USC Architecture Professor Valéry Augustin Embraces Adaptive Reuse and Narrative-Rich Design and Explores 'Errors and Omissions' in Design Representations in an Upcoming April 12 Lecture & Exhibition.

Valéry Augustin is the founding principal of DNA Architecture + Design, Inc. (DNA A+D), a Los Angeles-based architecture and design firm, and Associate Professor of Practice at the USC School of Architecture.

Valéry's work has been exhibited at the Southeastern Center for Contemporary Art in North Carolina, the National Building Museum in Washington, D.C., and galleries in Los Angeles and Miami. His professional experience covers a wide range of project types such as museums, airports, galleries, restaurants, multi-family housing, and single-family residential. He is a licensed architect in California, Florida, and Texas. DNA A+D currently has active projects in Los Angeles and other parts of the U.S.

On April 12, 2024 Valéry will give a talk titled “Errors and Omissions: Adventures in Architectural (Mis)representations,” that examines the role of drawing and architectural representation for contemporary practice. The discussion will be accompanied by an exhibition of speculative drawings and models produced by DNA A+D alongside images from other USC School of Architecture faculty.

In an in-depth interview, Valéry tells us about his inspiring journey and his upcoming lecture and innovative projects.

Q: What led you to a professional and academic career in architecture?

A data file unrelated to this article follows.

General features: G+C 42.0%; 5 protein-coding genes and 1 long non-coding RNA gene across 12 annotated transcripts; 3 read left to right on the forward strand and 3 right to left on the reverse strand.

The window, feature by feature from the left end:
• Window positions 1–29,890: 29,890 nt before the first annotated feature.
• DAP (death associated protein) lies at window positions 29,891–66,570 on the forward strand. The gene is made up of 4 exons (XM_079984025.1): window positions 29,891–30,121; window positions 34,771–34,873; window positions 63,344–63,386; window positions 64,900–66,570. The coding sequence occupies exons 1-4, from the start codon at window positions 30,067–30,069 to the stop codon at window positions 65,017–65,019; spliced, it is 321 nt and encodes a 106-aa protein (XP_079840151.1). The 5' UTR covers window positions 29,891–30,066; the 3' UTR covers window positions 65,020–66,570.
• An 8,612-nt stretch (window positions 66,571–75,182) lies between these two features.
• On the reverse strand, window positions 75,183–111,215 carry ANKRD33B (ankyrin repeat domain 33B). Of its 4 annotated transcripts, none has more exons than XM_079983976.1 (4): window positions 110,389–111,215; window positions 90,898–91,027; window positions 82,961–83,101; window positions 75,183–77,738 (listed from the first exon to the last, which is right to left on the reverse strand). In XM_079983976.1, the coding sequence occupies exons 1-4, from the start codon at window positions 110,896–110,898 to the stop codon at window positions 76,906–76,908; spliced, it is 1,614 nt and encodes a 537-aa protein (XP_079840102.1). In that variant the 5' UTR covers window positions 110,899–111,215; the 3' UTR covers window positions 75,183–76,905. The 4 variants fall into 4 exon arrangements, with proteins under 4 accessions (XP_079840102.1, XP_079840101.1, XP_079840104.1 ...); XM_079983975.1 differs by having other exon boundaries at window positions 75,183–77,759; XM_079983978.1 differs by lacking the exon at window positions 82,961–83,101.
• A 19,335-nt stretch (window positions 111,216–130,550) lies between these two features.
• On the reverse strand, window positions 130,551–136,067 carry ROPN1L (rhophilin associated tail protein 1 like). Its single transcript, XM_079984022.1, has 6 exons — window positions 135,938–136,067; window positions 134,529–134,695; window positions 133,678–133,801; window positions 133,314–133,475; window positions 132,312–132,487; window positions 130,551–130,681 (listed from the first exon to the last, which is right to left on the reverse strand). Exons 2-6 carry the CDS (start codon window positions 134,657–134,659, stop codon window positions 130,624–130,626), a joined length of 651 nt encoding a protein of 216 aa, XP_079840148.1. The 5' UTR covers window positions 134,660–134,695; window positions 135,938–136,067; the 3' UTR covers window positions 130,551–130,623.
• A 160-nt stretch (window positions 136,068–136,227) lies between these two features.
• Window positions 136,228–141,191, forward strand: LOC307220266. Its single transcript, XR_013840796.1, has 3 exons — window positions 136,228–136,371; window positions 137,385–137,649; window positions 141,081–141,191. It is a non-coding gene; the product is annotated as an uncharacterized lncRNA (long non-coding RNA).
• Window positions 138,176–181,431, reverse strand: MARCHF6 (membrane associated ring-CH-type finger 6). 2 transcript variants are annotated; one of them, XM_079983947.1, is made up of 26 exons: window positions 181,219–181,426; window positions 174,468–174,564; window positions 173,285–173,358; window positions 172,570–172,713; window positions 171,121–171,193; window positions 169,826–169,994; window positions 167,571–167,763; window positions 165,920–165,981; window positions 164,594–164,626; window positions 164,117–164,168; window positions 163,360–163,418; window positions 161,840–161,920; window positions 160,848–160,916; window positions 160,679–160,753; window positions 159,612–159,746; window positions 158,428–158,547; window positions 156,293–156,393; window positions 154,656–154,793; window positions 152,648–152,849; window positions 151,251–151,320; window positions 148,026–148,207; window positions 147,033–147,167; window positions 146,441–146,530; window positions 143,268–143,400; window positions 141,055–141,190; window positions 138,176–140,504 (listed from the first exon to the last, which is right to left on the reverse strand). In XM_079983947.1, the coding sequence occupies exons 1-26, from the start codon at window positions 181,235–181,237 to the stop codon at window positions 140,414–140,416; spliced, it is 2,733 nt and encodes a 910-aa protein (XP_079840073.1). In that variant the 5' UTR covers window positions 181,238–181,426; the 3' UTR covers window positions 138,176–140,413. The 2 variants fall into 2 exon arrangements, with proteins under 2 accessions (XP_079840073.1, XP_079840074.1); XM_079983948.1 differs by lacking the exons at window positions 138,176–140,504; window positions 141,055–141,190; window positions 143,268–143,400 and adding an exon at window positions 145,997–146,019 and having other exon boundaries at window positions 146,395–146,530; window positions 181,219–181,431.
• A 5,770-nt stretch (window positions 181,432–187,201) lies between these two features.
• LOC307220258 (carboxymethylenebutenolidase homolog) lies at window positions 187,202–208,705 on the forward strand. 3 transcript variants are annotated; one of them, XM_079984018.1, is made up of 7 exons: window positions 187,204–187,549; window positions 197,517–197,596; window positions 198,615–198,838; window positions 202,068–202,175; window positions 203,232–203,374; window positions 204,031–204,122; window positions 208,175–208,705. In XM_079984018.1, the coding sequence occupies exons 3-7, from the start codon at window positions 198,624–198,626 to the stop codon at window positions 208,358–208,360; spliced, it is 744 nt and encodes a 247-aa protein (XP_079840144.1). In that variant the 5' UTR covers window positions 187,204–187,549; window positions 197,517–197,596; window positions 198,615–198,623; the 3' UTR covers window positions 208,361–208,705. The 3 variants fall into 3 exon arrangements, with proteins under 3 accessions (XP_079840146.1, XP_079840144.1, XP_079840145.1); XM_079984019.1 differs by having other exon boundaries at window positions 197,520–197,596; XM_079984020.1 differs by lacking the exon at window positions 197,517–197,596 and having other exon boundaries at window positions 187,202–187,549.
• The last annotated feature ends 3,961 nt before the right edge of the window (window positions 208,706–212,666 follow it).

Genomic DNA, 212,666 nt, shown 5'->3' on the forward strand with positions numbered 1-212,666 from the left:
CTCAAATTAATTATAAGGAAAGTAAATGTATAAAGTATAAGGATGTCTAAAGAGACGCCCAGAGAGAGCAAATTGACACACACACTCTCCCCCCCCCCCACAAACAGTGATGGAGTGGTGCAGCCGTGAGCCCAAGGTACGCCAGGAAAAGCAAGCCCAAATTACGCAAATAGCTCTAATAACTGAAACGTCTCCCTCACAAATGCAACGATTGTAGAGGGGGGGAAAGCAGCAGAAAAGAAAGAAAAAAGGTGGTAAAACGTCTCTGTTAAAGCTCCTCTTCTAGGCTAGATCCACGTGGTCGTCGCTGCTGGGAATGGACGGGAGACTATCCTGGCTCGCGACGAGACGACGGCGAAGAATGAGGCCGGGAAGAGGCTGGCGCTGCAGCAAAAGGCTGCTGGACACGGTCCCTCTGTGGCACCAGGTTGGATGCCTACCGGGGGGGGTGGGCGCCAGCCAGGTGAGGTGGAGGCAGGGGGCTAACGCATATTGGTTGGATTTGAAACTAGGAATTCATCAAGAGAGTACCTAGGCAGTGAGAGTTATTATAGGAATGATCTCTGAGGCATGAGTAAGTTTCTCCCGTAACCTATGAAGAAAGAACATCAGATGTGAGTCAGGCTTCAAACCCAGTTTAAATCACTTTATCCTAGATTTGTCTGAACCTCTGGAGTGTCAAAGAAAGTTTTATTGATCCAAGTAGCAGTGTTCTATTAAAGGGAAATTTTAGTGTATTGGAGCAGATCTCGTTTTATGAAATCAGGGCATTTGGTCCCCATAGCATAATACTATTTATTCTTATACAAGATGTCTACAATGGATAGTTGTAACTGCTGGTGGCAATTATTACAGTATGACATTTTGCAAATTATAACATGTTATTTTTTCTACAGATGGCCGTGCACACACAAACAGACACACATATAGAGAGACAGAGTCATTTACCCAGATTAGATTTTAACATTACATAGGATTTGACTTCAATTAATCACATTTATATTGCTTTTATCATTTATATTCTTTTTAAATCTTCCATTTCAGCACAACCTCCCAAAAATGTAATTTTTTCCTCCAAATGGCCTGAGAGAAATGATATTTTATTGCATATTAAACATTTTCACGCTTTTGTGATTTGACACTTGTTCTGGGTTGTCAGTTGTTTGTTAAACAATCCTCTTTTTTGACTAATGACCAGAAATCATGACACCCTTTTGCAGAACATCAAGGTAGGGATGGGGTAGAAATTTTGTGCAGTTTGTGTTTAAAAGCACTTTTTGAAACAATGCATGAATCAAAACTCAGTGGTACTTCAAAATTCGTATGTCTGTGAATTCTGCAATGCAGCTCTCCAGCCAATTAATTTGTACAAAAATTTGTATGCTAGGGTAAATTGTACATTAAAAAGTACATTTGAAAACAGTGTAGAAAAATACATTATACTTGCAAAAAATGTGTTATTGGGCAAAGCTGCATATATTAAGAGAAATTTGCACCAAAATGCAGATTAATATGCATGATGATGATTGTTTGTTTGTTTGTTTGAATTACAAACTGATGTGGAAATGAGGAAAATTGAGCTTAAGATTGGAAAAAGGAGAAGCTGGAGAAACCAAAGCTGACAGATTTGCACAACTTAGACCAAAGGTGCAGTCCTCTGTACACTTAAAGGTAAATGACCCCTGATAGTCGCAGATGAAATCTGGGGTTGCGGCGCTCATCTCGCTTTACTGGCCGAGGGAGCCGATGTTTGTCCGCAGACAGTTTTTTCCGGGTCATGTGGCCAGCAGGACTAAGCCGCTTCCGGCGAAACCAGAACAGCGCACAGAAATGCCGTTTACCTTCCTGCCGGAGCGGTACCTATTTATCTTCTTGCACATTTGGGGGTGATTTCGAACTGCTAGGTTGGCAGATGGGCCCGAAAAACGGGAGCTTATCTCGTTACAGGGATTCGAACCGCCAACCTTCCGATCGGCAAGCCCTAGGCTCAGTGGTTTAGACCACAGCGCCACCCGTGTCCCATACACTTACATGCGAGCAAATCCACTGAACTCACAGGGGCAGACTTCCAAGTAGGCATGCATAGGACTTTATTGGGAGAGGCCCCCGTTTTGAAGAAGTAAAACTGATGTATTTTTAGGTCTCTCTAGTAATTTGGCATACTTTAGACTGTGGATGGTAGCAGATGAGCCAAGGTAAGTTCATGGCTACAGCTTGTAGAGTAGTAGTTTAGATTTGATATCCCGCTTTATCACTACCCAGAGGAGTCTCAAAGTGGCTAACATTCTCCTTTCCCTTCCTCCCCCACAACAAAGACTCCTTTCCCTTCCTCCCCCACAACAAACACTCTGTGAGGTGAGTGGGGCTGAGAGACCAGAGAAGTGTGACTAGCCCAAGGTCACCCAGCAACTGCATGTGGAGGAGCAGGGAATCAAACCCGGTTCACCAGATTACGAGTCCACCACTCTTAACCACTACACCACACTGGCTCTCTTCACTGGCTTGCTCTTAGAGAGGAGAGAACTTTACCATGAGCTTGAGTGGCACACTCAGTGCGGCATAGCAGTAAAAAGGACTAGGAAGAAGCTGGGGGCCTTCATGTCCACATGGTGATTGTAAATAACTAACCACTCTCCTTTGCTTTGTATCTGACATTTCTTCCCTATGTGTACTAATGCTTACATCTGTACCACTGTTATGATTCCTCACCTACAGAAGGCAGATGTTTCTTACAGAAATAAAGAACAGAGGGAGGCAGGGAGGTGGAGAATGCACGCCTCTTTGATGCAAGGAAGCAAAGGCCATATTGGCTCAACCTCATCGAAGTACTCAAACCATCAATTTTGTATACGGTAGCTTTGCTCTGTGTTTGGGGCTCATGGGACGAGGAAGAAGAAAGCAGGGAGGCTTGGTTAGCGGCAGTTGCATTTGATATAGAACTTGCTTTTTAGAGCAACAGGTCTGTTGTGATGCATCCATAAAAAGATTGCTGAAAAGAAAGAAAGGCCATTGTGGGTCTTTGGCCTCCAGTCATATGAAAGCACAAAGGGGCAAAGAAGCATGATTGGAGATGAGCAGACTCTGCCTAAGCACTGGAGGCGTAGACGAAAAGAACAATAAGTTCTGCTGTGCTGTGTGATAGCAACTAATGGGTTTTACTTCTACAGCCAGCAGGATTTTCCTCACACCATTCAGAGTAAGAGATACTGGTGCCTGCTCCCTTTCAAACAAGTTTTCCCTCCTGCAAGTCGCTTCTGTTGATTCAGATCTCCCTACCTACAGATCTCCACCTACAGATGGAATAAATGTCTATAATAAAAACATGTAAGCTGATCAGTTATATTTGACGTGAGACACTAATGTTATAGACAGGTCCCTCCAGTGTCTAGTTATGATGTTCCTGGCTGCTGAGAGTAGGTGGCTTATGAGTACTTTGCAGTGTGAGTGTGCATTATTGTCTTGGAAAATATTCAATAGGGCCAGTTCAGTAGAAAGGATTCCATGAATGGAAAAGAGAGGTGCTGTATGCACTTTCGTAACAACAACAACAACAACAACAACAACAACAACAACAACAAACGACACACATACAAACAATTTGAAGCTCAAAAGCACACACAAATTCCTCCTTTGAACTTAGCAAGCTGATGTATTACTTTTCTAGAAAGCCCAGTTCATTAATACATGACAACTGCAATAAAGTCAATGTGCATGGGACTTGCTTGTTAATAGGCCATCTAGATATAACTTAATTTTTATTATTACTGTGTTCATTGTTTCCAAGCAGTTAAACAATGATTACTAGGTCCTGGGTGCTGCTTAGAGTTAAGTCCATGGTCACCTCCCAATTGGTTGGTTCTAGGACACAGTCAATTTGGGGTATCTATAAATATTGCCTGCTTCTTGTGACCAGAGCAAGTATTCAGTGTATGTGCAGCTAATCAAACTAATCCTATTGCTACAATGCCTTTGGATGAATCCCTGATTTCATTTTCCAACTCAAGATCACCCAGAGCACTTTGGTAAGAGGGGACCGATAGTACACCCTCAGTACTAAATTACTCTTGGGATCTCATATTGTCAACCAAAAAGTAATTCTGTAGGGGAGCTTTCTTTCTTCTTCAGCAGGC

I am a first-generation American born in Brooklyn, New York to parents who immigrated from Haiti. The early years of my life were spent in New York and small-town Massachusetts before moving to Florida at the age of eight. As a child, I was obsessed with drawing, reading, painting, and making things, which makes sense in hindsight looking back over my trajectory. I was also a big fan of graphic novels, comic books, and animation as a kid, and still am now.

Architecture was never on my radar until I got to college. Originally, I enrolled to study civil engineering but didn't even last a day! I will be forever indebted to the college advisor who suggested I check out the architecture school. It was love at first sight and I’ve never looked back. After completing my undergrad studies at the University of Miami, I worked in Miami for a couple of years before moving to London in 1998. In 2000, I moved to Los Angeles to study at UCLA where I obtained my Master of Architecture degree. After working for Frederick Fisher and Partners, I launched my practice, DNA Architecture + Design, Inc. in 2009.

Q: Tell us about some of your current projects.

Sure. Currently, we’re working on a variety of project types including some single-family residences, interim housing, commercial mixed-use, and artist collaborations.

We just started construction on the 54,000-square-foot motel conversion in the City of El Monte, California. The completed project will have 84 units, plus amenity spaces, new landscaping, and a new commercial kitchen that will serve several sites. These types of projects are challenging because as architects we must balance lean budgets with our belief that everyone deserves the benefit of good design.